Excerpt from Chemical Reaction: Despite Terrorism Threat, Chemical Industry Succeeds in Blocking Federal Security Regulations
The chemical industry has been able to evade federal regulation despite long-standing
evidence that chemical plants are a prime target for terrorists and pose a significant security risk:
- In a 1999 report, well before the September 11 attacks in 2001, the federal Agency for
Toxic Substances and Disease Registry (ATSDR), part of the U.S. Department of Health
and Human Services (HHS), warned that “security at chemical plants ranged from fair to
very poor.” The report observed that industrial chemicals “have been used by terrorists
as improvised explosives, incendiaries and poisons in several recent incidents. … [T]hey
have rapid, highly visible impacts on health, they are accessible; and they can be
dispersed by smoke, gas clouds, or food and medicine distribution networks. Note that this report was taken offline after 911 even though it had NO facility specific information. Click here for an archived copy that we have made available for research and educational purposes.
- Following the September 11 attacks, the Environmental Protection Agency (EPA)
reported that at least 123 chemical plants across the country each contained enough toxic
chemicals to kill or injure one million persons if a facility were attacked by terrorists.
Another 750 plants have enough chemicals to kill or injure at least 100,000 people in an
- In a separate assessment issued in October 2001, Army Surgeon General Lt. Gen. James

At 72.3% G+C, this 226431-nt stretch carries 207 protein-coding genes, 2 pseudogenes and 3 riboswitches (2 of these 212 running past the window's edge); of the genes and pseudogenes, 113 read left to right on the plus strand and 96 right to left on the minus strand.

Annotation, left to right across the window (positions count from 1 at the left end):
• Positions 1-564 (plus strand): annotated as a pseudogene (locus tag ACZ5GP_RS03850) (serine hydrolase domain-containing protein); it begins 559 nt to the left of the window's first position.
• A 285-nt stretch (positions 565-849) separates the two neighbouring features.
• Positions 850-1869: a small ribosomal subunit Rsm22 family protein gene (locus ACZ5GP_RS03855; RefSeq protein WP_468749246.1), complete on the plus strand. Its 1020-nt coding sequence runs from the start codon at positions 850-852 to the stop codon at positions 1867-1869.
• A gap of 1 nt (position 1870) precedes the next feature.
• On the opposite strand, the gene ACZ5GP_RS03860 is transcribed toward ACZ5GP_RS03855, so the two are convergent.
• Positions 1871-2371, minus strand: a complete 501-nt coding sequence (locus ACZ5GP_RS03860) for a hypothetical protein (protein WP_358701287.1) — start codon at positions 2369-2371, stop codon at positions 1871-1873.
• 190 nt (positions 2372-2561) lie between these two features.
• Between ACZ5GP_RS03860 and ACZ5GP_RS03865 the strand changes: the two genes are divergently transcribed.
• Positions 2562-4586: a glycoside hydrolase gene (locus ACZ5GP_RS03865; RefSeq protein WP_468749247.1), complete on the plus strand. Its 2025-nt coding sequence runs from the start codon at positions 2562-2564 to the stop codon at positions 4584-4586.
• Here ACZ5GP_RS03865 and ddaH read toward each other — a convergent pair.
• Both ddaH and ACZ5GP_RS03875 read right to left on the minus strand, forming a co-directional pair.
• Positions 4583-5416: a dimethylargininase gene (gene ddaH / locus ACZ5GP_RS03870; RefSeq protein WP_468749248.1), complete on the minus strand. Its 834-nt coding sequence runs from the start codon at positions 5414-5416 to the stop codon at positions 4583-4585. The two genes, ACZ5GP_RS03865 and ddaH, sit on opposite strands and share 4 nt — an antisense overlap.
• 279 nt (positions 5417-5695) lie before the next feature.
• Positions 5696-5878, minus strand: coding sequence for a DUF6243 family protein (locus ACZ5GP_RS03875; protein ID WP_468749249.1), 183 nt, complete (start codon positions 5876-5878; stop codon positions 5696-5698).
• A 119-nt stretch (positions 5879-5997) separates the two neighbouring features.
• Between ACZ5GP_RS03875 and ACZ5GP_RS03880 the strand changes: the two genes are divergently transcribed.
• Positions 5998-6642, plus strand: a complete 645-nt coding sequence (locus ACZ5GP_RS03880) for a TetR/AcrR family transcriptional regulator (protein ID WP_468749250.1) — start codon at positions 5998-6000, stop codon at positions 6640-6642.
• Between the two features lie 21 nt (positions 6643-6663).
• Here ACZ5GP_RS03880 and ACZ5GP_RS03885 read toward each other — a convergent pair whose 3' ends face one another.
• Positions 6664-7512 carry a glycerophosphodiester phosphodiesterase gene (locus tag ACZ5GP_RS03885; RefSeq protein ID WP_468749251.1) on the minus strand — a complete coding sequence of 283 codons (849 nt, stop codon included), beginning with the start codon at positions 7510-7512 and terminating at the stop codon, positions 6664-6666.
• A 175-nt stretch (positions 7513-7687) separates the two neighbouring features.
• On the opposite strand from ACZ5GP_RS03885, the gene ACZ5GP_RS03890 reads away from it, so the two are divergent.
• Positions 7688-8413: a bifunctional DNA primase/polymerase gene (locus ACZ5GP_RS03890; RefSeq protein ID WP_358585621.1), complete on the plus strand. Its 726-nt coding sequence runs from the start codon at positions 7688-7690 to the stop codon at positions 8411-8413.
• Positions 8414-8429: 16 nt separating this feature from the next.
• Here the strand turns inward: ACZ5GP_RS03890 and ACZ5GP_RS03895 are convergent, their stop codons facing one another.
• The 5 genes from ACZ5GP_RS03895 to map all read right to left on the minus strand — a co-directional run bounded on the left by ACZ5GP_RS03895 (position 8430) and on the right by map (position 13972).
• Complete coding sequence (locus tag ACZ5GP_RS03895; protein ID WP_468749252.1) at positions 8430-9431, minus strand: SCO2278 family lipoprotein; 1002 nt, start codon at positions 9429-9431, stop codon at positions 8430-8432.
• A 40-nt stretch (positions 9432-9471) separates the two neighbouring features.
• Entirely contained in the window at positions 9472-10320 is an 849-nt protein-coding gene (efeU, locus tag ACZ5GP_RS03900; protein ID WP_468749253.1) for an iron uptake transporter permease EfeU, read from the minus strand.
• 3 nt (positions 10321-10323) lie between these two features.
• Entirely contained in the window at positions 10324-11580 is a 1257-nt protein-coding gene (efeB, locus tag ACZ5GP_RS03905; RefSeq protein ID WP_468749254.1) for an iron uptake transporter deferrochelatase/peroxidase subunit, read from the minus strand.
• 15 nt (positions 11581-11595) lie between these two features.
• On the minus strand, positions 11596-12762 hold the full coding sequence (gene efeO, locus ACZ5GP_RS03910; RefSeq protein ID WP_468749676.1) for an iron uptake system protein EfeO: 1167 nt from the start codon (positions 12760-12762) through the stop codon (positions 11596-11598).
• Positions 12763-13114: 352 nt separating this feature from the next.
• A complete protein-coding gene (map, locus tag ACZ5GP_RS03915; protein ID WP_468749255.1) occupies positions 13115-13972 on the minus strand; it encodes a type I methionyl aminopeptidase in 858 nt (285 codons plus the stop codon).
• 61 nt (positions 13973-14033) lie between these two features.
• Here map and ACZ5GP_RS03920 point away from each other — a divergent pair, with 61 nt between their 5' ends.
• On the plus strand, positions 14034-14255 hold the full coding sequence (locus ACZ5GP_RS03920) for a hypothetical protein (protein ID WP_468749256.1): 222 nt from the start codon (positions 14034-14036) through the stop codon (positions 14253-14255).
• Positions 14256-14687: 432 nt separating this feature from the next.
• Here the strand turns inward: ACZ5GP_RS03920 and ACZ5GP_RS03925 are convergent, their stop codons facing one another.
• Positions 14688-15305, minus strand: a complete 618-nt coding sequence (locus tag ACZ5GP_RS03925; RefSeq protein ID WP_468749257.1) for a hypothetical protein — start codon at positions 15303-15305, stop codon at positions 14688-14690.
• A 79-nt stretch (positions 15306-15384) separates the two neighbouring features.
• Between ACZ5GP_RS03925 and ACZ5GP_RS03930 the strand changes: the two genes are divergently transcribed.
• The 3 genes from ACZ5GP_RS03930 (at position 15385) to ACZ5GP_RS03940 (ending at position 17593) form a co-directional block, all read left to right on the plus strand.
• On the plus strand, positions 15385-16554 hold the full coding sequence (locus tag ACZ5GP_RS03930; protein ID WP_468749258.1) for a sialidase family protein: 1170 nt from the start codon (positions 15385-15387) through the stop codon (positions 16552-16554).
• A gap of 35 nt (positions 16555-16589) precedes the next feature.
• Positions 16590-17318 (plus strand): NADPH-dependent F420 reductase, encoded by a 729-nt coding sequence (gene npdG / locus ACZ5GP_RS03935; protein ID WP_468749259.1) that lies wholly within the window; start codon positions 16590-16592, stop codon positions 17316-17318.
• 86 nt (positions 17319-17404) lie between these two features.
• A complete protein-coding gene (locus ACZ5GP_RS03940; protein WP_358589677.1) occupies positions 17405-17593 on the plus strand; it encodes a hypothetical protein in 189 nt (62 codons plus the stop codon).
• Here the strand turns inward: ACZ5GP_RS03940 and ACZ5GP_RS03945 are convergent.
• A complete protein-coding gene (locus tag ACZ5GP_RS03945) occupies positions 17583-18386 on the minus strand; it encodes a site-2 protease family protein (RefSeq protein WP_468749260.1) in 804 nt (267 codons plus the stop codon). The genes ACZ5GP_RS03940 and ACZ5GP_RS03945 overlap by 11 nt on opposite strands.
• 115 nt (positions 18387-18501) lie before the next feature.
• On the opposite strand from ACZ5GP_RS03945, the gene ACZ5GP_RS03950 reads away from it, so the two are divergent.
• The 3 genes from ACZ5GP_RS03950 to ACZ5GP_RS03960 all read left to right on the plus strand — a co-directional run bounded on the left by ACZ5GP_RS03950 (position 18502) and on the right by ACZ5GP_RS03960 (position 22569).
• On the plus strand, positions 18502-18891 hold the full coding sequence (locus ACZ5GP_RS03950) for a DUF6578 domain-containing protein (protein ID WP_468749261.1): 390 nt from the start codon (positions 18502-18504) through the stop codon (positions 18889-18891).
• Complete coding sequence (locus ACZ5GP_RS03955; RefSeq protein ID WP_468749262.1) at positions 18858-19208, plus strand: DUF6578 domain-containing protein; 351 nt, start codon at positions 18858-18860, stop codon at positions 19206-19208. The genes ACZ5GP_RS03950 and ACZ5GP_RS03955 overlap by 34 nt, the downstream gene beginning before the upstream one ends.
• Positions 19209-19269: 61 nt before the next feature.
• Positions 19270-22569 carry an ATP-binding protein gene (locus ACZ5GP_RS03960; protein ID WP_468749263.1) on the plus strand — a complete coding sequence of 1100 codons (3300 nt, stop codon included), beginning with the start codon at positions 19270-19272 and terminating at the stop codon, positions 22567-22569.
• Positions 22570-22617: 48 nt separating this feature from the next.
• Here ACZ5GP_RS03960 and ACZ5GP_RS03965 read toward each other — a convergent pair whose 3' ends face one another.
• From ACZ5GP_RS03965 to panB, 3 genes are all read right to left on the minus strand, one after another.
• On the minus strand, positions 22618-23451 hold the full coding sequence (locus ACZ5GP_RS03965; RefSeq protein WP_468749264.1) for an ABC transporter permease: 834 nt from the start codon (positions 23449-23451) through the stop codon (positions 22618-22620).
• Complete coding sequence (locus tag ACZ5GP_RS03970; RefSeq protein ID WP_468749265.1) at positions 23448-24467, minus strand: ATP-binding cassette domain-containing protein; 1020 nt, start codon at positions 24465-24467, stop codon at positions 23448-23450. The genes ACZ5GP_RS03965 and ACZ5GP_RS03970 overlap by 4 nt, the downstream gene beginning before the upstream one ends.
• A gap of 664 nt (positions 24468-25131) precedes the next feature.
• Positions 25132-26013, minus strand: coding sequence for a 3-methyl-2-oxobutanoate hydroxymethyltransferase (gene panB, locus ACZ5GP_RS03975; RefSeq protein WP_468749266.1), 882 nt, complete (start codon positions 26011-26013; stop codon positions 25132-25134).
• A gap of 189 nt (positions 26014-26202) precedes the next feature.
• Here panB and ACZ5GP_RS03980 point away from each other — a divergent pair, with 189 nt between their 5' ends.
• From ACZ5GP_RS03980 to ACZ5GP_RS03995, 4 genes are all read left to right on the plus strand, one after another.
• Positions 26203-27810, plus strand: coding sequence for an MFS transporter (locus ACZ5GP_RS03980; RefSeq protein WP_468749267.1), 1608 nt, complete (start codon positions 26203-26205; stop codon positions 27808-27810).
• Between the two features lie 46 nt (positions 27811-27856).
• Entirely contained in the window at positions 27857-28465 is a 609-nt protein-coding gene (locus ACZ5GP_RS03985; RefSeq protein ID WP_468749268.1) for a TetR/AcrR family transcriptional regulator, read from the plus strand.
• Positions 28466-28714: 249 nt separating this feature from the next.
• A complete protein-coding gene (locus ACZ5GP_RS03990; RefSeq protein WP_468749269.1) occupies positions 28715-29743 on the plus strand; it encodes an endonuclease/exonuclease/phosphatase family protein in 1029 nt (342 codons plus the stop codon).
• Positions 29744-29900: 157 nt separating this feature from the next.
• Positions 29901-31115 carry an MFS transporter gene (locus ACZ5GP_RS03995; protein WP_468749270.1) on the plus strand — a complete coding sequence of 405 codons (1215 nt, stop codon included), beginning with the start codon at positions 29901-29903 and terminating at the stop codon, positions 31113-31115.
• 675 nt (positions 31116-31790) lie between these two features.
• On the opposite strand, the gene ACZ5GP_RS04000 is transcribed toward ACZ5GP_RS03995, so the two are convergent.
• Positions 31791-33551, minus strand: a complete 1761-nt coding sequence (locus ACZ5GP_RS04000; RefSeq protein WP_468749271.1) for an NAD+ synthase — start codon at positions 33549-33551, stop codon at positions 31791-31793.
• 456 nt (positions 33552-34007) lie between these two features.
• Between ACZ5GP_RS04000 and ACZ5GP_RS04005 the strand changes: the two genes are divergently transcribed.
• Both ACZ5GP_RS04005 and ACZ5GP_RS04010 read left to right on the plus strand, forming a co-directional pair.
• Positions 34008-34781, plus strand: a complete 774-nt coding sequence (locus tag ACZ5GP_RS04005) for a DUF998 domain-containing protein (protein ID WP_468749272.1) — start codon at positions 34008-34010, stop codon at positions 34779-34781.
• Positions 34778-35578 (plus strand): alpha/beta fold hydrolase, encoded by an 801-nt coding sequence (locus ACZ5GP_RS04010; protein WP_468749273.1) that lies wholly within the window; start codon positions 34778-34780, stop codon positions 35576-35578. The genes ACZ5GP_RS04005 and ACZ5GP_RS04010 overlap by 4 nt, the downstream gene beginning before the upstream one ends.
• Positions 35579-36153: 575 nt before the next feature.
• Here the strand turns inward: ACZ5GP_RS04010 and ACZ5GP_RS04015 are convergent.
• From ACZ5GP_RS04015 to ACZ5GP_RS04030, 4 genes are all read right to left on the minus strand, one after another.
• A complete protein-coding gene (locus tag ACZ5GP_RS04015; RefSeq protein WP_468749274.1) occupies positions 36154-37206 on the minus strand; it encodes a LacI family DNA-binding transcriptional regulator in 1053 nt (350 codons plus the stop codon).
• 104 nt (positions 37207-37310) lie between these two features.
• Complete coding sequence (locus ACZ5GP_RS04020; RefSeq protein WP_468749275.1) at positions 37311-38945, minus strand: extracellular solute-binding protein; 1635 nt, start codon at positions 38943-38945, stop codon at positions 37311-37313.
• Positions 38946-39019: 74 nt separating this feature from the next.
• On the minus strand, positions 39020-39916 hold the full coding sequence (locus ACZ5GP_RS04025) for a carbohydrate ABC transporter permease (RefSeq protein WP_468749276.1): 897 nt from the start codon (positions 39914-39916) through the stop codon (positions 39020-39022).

B. Peake estimated that a terrorist attack launched on a chemical plant located in a
densely populated area could cause as many as 2.4 million fatalities or injuries. And
plants are located near large population centers. One of the most vulnerable areas,
according to a chemical trade publication, is a stretch of the New Jersey Turnpike near
Newark Liberty International Airport. An attack there, while endangering residents' lives
and health, could also force the shutdown of the turnpike, Amtrak's Northeast Corridor
and the airport.
The first legislative effort to secure the nation’s chemical facilities and stockpiles from
terrorist attack began just six weeks after the September 11 attacks. On October 31, 2001,
Senator Jon Corzine (D-NJ) introduced the Chemical Security Act of 2001. The bill’s aim was
to make the approximately 15,000 sites across the country where hazardous chemicals are
produced or stored more secure from a terrorist attack. The bill would have:
- Given the EPA one year to issue regulations that designated “high-priority”
chemicals “based on the severity of the threat posed by an accidental release or
criminal release from the chemical sources;”
- Required chemical companies to determine the vulnerability of their facilities to a
terrorist attack, identify hazards that could be caused by a chemical release, and
develop a prevention and response plan that incorporated the results of those
assessments. Those businesses that failed to meet the bill’s mandates could have
been fined up to $25,000 per day for each violation,
- And required chemical manufacturers, utilities, water treatment plant operators, and
the owners of any facilities where hazardous chemicals were produced or stored -- not
only to increase security but also to replace hazardous chemicals with chemicals that
would cause less damage if the target of a terrorist attack. In certain cases, chemical
safety would have required, in the words of the legislation, “changing production
methods and processes and employing inherently safer technologies in the
manufacture, transport and use of chemicals.”
This bill was blocked by the chemical industry and never passed.